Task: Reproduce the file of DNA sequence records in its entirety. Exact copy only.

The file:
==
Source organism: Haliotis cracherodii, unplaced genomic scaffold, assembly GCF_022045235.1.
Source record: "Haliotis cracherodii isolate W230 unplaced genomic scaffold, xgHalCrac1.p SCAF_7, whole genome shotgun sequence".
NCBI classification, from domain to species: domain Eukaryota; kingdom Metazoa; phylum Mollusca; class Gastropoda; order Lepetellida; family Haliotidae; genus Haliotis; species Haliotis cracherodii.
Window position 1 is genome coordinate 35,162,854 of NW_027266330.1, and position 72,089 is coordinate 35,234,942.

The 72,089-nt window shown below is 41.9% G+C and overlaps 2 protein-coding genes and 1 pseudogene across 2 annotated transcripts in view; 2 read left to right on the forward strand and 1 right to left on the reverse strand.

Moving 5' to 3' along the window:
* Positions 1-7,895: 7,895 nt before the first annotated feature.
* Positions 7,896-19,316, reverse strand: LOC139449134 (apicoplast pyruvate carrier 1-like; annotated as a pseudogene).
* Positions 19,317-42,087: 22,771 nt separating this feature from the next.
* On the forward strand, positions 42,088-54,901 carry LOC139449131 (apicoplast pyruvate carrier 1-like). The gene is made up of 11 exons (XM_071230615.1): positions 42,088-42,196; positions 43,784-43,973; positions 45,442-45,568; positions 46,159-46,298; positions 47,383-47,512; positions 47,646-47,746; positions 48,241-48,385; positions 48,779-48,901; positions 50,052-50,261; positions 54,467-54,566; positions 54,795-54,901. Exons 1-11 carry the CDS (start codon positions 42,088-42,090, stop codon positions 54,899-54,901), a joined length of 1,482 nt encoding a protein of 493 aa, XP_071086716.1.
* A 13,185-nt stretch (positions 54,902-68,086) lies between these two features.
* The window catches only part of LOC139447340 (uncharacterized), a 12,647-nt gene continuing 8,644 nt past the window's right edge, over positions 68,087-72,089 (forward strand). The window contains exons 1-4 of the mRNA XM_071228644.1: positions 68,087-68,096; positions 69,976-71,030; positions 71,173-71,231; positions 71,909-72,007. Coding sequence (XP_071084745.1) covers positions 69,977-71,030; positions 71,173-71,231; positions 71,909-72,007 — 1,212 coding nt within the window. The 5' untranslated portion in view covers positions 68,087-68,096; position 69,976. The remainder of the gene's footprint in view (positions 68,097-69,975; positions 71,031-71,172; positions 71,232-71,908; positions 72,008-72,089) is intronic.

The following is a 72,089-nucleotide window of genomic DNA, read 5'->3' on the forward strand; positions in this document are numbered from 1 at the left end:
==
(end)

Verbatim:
Source organism: Haliotis cracherodii, unplaced genomic scaffold, assembly GCF_022045235.1.
Source record: "Haliotis cracherodii isolate W230 unplaced genomic scaffold, xgHalCrac1.p SCAF_7, whole genome shotgun sequence".
NCBI classification, from domain to species: domain Eukaryota; kingdom Metazoa; phylum Mollusca; class Gastropoda; order Lepetellida; family Haliotidae; genus Haliotis; species Haliotis cracherodii.
Window position 1 is genome coordinate 35,162,854 of NW_027266330.1, and position 72,089 is coordinate 35,234,942.

The 72,089-nt window shown below is 41.9% G+C and overlaps 2 protein-coding genes and 1 pseudogene across 2 annotated transcripts in view; 2 read left to right on the forward strand and 1 right to left on the reverse strand.

Moving 5' to 3' along the window:
* Positions 1-7,895: 7,895 nt before the first annotated feature.
* Positions 7,896-19,316, reverse strand: LOC139449134 (apicoplast pyruvate carrier 1-like; annotated as a pseudogene).
* Positions 19,317-42,087: 22,771 nt separating this feature from the next.
* On the forward strand, positions 42,088-54,901 carry LOC139449131 (apicoplast pyruvate carrier 1-like). The gene is made up of 11 exons (XM_071230615.1): positions 42,088-42,196; positions 43,784-43,973; positions 45,442-45,568; positions 46,159-46,298; positions 47,383-47,512; positions 47,646-47,746; positions 48,241-48,385; positions 48,779-48,901; positions 50,052-50,261; positions 54,467-54,566; positions 54,795-54,901. Exons 1-11 carry the CDS (start codon positions 42,088-42,090, stop codon positions 54,899-54,901), a joined length of 1,482 nt encoding a protein of 493 aa, XP_071086716.1.
* A 13,185-nt stretch (positions 54,902-68,086) lies between these two features.
* The window catches only part of LOC139447340 (uncharacterized), a 12,647-nt gene continuing 8,644 nt past the window's right edge, over positions 68,087-72,089 (forward strand). The window contains exons 1-4 of the mRNA XM_071228644.1: positions 68,087-68,096; positions 69,976-71,030; positions 71,173-71,231; positions 71,909-72,007. Coding sequence (XP_071084745.1) covers positions 69,977-71,030; positions 71,173-71,231; positions 71,909-72,007 — 1,212 coding nt within the window. The 5' untranslated portion in view covers positions 68,087-68,096; position 69,976. The remainder of the gene's footprint in view (positions 68,097-69,975; positions 71,031-71,172; positions 71,232-71,908; positions 72,008-72,089) is intronic.

The following is a 72,089-nucleotide window of genomic DNA, read 5'->3' on the forward strand; positions in this document are numbered from 1 at the left end: